• Initial testing and 30 days quarantine of any new birds, before introduction to your existing NPIP flock.
  • Reporting of all above testing to ADA by way of 9-2 forms (supplied by ADA).

Day-to-day obligations and duties of participants:

  • NPIP participant shall only purchase poultry and/or fertile eggs from a NPIP flock.
  • NPIP participants must keep record of all poultry and/or fertile eggs purchased.
  • NPIP participants should be knowledgeable of biosecurity and practice good biosecurity habits in daily activities around their flock.
  • Participants should inform Arizona Department of Agriculture of die off or signs of sickness in your NPIP flock. 

Annual Premises Inspection:

  • During the annual inspection an ADA agent will look at the sanitation of:
    • Poultry Houses and Coops
    • Brooders and Incubators
    • Feed Storage and Watering Systems
    • Hand Sanitation Areas 
  • Other things the ADA agent will observe are:
    • Rodent Control
    • Coops Structurally Sound
    • Water And Feed Availability
    • Bio-security Plan In Place
    • Backup Systems In Place
    • Male To Female Ratios 

Annual Records Audit:

  • An ADA agent will conduct an audit of your records as follows:
    • Birds purchased in the past year.
    • You only purchase birds from NPIP flocks.
    • All documentation of bird sales and movement.
    • Records of all P-T testing through the calendar year.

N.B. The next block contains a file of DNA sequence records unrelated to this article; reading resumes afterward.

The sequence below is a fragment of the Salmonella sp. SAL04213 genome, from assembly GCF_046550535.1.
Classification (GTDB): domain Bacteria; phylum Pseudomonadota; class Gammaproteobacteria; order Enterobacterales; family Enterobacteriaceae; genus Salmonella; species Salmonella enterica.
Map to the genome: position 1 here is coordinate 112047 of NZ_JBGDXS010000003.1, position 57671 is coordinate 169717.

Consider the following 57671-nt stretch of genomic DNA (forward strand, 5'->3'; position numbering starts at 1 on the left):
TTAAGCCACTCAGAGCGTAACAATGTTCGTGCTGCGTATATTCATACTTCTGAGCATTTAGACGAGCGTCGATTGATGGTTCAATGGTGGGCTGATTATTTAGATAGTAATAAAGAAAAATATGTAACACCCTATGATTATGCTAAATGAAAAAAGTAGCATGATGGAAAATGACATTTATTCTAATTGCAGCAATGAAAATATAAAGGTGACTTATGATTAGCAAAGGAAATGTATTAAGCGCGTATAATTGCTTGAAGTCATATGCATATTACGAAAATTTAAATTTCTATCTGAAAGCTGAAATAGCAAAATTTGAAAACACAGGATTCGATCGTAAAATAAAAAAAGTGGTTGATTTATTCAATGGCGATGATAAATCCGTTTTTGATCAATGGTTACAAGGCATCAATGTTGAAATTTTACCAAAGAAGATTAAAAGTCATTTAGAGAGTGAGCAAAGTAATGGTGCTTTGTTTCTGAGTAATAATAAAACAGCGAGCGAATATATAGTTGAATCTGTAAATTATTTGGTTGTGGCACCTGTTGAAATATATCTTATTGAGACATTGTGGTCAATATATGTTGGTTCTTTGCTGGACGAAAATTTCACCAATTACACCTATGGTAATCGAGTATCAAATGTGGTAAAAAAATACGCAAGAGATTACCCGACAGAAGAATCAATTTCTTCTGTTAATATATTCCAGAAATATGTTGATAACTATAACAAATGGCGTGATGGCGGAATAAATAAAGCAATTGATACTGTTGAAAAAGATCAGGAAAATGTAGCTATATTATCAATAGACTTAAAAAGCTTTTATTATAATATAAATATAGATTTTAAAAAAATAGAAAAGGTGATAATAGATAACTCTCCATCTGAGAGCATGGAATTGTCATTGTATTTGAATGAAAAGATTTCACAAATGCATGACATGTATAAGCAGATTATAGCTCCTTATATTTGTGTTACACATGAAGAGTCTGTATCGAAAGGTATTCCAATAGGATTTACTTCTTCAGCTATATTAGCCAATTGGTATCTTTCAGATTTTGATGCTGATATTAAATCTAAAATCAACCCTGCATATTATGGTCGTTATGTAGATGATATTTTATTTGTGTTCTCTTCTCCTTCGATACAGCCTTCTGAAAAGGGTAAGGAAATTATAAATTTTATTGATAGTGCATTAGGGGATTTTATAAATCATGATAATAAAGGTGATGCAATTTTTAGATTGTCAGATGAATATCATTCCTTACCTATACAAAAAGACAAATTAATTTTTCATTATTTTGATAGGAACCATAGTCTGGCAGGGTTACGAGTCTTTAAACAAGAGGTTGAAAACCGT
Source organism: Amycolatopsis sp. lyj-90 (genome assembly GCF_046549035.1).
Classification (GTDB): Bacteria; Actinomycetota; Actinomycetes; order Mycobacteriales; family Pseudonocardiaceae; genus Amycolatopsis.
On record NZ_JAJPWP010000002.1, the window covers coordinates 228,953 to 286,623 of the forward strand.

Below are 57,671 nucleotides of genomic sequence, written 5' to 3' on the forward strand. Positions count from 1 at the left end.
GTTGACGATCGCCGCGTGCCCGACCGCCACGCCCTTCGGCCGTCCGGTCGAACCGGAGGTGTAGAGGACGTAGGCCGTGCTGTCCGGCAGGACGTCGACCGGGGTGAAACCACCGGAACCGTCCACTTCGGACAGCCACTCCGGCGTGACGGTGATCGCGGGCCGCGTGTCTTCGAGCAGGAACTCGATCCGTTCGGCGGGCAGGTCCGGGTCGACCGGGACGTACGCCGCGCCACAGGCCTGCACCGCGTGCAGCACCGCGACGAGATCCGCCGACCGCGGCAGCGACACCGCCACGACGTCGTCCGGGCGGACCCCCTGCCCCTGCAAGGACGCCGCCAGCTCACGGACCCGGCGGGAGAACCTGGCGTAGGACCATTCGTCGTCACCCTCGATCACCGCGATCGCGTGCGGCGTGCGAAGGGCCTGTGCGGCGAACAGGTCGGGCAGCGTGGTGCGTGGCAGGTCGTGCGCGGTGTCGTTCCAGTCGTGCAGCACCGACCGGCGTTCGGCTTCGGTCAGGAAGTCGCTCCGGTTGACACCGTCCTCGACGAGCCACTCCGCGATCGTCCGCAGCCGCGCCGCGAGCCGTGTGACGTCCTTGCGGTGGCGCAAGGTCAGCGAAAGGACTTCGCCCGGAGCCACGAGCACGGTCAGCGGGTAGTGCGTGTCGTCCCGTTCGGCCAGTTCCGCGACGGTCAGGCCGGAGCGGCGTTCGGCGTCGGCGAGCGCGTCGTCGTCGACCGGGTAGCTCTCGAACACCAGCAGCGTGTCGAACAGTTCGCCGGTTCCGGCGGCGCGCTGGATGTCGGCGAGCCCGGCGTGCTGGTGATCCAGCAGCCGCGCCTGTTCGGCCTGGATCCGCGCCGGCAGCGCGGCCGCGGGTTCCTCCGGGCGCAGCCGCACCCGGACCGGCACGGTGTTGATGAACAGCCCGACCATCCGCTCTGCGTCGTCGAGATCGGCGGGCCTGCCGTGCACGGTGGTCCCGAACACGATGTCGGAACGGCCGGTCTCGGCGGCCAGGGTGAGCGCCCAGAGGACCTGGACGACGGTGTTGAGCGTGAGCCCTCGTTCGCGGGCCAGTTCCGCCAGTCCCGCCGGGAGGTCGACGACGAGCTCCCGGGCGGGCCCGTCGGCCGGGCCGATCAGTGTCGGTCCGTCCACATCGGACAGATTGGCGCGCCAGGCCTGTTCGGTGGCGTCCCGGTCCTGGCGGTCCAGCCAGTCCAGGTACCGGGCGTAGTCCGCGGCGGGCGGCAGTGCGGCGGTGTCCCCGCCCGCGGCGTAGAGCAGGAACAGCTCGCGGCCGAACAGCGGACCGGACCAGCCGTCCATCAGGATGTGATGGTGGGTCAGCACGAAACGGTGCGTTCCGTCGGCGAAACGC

• Bio-Security written plan.

ADA Inspection Form (Example)

Testing Forms VS 9-2 (Example) 

Report of Sales VS 9-3 forms (Example)

 

How to Become a NPIP Participant

Individuals interested in joining the NPIP Program, you may fill out the forms attached bellow and submit to the ADA by email npip@azda.gov, fax to 602-542-4290, or by calling Stephanie McHaffey, NPIP Field Technician at 480-662-1351.

National Premises ID Application
Memorandum of Participation 

Once all forms are completed and filled out an ADA agent will contact you and set up an appointment to do your initial visit for testing and certification. What are you waiting for? Let’s get your flock on its way to being a NPIP flock!

 

Startup Cost for NPIP

NPIP is a voluntary program and, currently, Arizona does not charge a fee for participation in NPIP. However, each participant is responsible for providing their own testing equipment and supplies. These may be purchased online or through a dealer. Pricing will vary depending on the size of your flock and were the supplies/equipment are purchased from.

 

Equipment and Supplies Needed for Testing